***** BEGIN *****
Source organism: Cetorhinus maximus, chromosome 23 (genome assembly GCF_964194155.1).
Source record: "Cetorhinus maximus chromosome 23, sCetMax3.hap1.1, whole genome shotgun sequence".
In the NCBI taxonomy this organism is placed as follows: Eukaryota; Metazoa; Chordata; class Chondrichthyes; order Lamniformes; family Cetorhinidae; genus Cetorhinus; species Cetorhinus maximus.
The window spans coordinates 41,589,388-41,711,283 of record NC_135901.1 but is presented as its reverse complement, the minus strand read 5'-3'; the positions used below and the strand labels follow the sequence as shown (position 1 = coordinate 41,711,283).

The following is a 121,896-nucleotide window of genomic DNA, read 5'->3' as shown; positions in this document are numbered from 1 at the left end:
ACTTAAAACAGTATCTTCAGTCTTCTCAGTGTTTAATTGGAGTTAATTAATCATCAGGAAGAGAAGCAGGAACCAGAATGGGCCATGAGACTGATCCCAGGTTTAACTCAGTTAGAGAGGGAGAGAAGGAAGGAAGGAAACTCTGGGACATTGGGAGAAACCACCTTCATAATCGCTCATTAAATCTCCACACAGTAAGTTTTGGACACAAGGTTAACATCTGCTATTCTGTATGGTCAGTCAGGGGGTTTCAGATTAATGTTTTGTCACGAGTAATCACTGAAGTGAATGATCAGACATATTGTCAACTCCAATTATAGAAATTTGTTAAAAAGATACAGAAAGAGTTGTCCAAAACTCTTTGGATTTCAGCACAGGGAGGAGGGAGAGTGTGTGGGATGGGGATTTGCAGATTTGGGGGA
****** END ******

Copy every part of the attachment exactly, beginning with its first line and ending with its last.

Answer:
Source organism: Cetorhinus maximus, chromosome 23 (genome assembly GCF_964194155.1).
Source record: "Cetorhinus maximus chromosome 23, sCetMax3.hap1.1, whole genome shotgun sequence".
In the NCBI taxonomy this organism is placed as follows: Eukaryota; Metazoa; Chordata; class Chondrichthyes; order Lamniformes; family Cetorhinidae; genus Cetorhinus; species Cetorhinus maximus.
The window spans coordinates 41,589,388-41,711,283 of record NC_135901.1 but is presented as its reverse complement, the minus strand read 5'-3'; the positions used below and the strand labels follow the sequence as shown (position 1 = coordinate 41,711,283).

The following is a 121,896-nucleotide window of genomic DNA, read 5'->3' as shown; positions in this document are numbered from 1 at the left end:
ACTTAAAACAGTATCTTCAGTCTTCTCAGTGTTTAATTGGAGTTAATTAATCATCAGGAAGAGAAGCAGGAACCAGAATGGGCCATGAGACTGATCCCAGGTTTAACTCAGTTAGAGAGGGAGAGAAGGAAGGAAGGAAACTCTGGGACATTGGGAGAAACCACCTTCATAATCGCTCATTAAATCTCCACACAGTAAGTTTTGGACACAAGGTTAACATCTGCTATTCTGTATGGTCAGTCAGGGGGTTTCAGATTAATGTTTTGTCACGAGTAATCACTGAAGTGAATGATCAGACATATTGTCAACTCCAATTATAGAAATTTGTTAAAAAGATACAGAAAGAGTTGTCCAAAACTCTTTGGATTTCAGCACAGGGAGGAGGGAGAGTGTGTGGGATGGGGATTTGCAGATTTGGGGGA